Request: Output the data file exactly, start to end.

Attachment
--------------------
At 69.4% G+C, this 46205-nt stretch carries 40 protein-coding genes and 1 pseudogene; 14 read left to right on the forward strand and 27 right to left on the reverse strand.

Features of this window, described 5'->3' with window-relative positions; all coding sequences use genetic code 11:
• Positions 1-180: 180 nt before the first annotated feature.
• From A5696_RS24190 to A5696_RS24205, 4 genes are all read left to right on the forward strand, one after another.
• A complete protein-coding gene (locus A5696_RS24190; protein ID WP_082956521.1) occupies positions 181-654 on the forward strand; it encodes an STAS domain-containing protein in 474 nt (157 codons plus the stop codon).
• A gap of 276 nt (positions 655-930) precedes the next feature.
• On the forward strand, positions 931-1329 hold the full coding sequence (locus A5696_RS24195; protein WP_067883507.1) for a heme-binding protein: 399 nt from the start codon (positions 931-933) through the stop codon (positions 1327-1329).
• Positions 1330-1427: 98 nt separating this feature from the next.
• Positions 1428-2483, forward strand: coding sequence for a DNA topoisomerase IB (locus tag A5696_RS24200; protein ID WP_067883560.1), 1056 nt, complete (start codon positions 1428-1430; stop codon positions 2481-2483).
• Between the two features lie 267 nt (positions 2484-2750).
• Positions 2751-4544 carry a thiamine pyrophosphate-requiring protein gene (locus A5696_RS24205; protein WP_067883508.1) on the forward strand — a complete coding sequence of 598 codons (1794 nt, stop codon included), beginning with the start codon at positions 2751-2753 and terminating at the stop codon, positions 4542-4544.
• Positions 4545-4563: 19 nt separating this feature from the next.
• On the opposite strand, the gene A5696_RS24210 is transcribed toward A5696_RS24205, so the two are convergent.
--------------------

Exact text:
At 69.4% G+C, this 46205-nt stretch carries 40 protein-coding genes and 1 pseudogene; 14 read left to right on the forward strand and 27 right to left on the reverse strand.

Features of this window, described 5'->3' with window-relative positions; all coding sequences use genetic code 11:
• Positions 1-180: 180 nt before the first annotated feature.
• From A5696_RS24190 to A5696_RS24205, 4 genes are all read left to right on the forward strand, one after another.
• A complete protein-coding gene (locus A5696_RS24190; protein ID WP_082956521.1) occupies positions 181-654 on the forward strand; it encodes an STAS domain-containing protein in 474 nt (157 codons plus the stop codon).
• A gap of 276 nt (positions 655-930) precedes the next feature.
• On the forward strand, positions 931-1329 hold the full coding sequence (locus A5696_RS24195; protein WP_067883507.1) for a heme-binding protein: 399 nt from the start codon (positions 931-933) through the stop codon (positions 1327-1329).
• Positions 1330-1427: 98 nt separating this feature from the next.
• Positions 1428-2483, forward strand: coding sequence for a DNA topoisomerase IB (locus tag A5696_RS24200; protein ID WP_067883560.1), 1056 nt, complete (start codon positions 1428-1430; stop codon positions 2481-2483).
• Between the two features lie 267 nt (positions 2484-2750).
• Positions 2751-4544 carry a thiamine pyrophosphate-requiring protein gene (locus A5696_RS24205; protein WP_067883508.1) on the forward strand — a complete coding sequence of 598 codons (1794 nt, stop codon included), beginning with the start codon at positions 2751-2753 and terminating at the stop codon, positions 4542-4544.
• Positions 4545-4563: 19 nt separating this feature from the next.
• On the opposite strand, the gene A5696_RS24210 is transcribed toward A5696_RS24205, so the two are convergent.